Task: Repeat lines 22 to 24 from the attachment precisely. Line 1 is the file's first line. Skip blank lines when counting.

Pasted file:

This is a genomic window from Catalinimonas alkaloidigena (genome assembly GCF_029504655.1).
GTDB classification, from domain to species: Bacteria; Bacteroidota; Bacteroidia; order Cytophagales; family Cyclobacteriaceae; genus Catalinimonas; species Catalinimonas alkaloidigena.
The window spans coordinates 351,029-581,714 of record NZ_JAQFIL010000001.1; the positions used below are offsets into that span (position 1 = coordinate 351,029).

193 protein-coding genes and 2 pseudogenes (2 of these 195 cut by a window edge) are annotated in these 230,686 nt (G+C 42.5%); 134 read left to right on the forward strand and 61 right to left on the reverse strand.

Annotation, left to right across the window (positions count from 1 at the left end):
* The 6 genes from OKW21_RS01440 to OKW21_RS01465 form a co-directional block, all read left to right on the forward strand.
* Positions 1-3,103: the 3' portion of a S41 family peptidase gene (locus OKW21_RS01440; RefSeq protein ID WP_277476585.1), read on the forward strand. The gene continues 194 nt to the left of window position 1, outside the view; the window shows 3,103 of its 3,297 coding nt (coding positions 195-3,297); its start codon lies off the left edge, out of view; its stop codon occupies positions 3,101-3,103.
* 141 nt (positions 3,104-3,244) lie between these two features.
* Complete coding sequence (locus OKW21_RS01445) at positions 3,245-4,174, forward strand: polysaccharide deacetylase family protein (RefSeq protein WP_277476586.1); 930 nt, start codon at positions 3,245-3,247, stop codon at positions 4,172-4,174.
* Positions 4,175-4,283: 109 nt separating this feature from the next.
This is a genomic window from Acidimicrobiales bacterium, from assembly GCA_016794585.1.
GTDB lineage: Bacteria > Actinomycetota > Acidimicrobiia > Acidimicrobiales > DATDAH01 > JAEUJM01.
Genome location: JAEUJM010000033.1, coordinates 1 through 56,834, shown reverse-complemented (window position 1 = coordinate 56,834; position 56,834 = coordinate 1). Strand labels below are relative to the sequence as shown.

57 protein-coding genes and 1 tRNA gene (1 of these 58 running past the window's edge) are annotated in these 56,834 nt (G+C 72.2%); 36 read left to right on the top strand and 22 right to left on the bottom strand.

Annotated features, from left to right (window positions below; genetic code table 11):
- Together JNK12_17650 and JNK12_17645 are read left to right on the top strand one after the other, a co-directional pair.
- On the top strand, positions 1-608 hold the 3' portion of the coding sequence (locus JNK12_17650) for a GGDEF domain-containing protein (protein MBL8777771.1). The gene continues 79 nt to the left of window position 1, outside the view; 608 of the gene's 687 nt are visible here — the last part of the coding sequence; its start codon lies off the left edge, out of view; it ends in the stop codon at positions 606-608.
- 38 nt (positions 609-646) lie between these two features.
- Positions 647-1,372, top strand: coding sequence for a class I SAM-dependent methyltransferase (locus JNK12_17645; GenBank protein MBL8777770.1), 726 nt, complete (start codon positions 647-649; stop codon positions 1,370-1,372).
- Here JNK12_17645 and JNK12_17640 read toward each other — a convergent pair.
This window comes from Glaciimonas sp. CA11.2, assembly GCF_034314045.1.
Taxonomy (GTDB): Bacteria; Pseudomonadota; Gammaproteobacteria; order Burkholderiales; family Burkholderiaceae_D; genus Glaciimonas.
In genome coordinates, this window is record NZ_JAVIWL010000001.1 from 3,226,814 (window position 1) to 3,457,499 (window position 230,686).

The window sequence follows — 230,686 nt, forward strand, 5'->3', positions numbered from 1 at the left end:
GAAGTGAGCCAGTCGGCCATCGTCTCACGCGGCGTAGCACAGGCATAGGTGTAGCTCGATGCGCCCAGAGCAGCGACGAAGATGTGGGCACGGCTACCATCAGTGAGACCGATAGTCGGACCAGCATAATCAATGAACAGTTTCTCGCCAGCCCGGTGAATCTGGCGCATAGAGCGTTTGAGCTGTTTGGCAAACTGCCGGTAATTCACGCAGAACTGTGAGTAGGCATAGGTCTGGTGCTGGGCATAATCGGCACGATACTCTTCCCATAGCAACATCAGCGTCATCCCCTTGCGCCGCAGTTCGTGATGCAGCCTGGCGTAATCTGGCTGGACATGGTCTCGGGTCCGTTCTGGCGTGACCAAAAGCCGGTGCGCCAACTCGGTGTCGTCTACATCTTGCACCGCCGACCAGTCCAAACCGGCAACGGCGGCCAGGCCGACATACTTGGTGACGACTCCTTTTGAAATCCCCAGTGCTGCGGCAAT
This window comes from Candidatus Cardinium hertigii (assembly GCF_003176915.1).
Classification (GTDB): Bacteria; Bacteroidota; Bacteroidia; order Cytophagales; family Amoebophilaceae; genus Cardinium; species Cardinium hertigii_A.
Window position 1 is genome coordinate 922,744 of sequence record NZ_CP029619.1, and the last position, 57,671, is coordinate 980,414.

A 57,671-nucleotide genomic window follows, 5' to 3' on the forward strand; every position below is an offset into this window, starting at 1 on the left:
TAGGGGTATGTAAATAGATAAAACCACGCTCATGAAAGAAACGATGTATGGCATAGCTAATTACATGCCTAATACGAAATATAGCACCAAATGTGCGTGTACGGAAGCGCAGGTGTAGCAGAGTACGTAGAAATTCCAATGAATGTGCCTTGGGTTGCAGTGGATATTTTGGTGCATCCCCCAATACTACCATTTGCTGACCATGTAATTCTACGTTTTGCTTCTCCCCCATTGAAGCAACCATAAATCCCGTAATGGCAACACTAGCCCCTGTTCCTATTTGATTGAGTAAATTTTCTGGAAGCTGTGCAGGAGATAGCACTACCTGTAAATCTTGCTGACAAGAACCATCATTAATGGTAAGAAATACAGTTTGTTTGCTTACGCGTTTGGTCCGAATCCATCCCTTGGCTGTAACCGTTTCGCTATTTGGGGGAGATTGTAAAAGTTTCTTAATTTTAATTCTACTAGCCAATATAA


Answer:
Taxonomy (GTDB): Bacteria; Pseudomonadota; Gammaproteobacteria; order Burkholderiales; family Burkholderiaceae_D; genus Glaciimonas.
In genome coordinates, this window is record NZ_JAVIWL010000001.1 from 3,226,814 (window position 1) to 3,457,499 (window position 230,686).

The window sequence follows — 230,686 nt, forward strand, 5'->3', positions numbered from 1 at the left end: